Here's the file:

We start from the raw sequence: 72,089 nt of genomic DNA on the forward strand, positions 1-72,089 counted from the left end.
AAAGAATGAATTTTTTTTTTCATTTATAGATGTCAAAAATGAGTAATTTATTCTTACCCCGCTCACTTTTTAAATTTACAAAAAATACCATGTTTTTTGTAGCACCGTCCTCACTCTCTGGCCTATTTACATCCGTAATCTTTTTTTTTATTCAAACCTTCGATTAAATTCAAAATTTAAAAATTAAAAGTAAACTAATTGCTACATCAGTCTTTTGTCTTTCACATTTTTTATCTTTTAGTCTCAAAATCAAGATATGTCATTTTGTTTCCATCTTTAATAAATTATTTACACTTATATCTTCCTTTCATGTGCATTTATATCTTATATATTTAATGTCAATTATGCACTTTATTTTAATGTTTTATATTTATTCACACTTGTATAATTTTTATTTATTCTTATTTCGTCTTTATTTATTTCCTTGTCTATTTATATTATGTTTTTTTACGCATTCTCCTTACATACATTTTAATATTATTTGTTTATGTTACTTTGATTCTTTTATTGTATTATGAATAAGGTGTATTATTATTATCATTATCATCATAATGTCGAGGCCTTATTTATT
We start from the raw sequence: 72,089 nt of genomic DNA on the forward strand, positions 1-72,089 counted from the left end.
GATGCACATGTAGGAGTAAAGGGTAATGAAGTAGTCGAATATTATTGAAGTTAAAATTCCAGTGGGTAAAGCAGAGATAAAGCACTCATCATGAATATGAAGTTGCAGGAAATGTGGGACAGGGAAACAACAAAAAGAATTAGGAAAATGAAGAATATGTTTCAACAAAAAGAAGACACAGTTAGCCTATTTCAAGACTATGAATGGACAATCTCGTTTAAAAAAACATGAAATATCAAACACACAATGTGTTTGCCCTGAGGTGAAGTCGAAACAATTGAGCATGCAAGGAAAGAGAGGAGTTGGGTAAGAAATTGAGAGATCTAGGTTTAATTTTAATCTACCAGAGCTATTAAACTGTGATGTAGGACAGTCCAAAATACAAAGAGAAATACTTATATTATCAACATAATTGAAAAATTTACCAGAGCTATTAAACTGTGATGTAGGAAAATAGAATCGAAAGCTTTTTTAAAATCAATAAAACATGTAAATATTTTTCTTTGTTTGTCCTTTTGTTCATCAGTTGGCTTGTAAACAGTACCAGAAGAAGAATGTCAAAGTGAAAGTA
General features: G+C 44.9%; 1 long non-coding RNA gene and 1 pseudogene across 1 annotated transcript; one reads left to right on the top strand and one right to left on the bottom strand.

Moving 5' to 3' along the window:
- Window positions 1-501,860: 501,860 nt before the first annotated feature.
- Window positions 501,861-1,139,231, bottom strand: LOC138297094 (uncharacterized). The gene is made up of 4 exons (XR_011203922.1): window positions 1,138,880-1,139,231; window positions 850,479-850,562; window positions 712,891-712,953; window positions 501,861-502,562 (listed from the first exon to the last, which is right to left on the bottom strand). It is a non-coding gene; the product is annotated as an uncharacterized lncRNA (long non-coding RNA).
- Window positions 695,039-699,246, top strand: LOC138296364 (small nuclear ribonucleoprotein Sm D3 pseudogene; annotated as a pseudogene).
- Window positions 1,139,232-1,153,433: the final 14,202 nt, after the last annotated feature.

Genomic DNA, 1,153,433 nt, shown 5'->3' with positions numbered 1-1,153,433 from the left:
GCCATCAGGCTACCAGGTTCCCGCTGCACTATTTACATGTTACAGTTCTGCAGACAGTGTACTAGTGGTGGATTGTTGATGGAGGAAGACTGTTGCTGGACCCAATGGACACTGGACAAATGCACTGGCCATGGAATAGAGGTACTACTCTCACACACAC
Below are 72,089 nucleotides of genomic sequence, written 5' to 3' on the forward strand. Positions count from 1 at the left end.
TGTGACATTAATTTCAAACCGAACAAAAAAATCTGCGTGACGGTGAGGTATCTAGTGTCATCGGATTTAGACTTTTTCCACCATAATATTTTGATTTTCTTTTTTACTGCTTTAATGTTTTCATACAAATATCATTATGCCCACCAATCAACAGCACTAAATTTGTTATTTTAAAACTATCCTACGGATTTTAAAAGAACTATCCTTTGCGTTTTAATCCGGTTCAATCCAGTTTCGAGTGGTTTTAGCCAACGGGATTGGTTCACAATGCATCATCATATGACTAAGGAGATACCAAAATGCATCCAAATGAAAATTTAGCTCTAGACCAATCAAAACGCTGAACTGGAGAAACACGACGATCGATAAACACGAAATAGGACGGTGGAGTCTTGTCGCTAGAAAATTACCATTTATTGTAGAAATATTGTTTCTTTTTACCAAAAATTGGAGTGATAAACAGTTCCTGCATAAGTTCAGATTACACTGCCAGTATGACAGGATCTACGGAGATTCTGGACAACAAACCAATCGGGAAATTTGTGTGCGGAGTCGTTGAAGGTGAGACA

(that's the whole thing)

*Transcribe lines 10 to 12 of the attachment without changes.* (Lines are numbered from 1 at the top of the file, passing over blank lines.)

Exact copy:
- Window positions 1,139,232-1,153,433: the final 14,202 nt, after the last annotated feature.

Genomic DNA, 1,153,433 nt, shown 5'->3' with positions numbered 1-1,153,433 from the left:
GCCATCAGGCTACCAGGTTCCCGCTGCACTATTTACATGTTACAGTTCTGCAGACAGTGTACTAGTGGTGGATTGTTGATGGAGGAAGACTGTTGCTGGACCCAATGGACACTGGACAAATGCACTGGCCATGGAATAGAGGTACTACTCTCACACACAC